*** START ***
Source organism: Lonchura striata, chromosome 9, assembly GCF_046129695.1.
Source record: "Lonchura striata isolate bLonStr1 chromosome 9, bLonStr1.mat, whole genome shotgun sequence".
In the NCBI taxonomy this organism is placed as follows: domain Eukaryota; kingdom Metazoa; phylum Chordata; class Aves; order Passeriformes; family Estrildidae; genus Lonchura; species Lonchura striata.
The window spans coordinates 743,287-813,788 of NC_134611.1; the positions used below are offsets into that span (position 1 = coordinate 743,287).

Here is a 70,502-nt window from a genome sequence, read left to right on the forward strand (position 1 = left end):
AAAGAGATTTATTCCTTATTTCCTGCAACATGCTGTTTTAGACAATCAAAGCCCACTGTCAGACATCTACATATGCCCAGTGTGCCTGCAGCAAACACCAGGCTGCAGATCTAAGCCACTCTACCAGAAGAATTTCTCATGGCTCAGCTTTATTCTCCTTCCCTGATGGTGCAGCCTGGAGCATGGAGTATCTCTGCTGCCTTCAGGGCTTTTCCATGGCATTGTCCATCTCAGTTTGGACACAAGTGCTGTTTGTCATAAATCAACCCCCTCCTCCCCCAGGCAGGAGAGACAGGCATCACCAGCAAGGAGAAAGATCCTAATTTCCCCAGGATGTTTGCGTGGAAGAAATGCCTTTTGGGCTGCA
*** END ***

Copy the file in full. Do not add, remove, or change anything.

Source organism: Lonchura striata, chromosome 9, assembly GCF_046129695.1.
Source record: "Lonchura striata isolate bLonStr1 chromosome 9, bLonStr1.mat, whole genome shotgun sequence".
In the NCBI taxonomy this organism is placed as follows: domain Eukaryota; kingdom Metazoa; phylum Chordata; class Aves; order Passeriformes; family Estrildidae; genus Lonchura; species Lonchura striata.
The window spans coordinates 743,287-813,788 of NC_134611.1; the positions used below are offsets into that span (position 1 = coordinate 743,287).

Here is a 70,502-nt window from a genome sequence, read left to right on the forward strand (position 1 = left end):
AAAGAGATTTATTCCTTATTTCCTGCAACATGCTGTTTTAGACAATCAAAGCCCACTGTCAGACATCTACATATGCCCAGTGTGCCTGCAGCAAACACCAGGCTGCAGATCTAAGCCACTCTACCAGAAGAATTTCTCATGGCTCAGCTTTATTCTCCTTCCCTGATGGTGCAGCCTGGAGCATGGAGTATCTCTGCTGCCTTCAGGGCTTTTCCATGGCATTGTCCATCTCAGTTTGGACACAAGTGCTGTTTGTCATAAATCAACCCCCTCCTCCCCCAGGCAGGAGAGACAGGCATCACCAGCAAGGAGAAAGATCCTAATTTCCCCAGGATGTTTGCGTGGAAGAAATGCCTTTTGGGCTGCA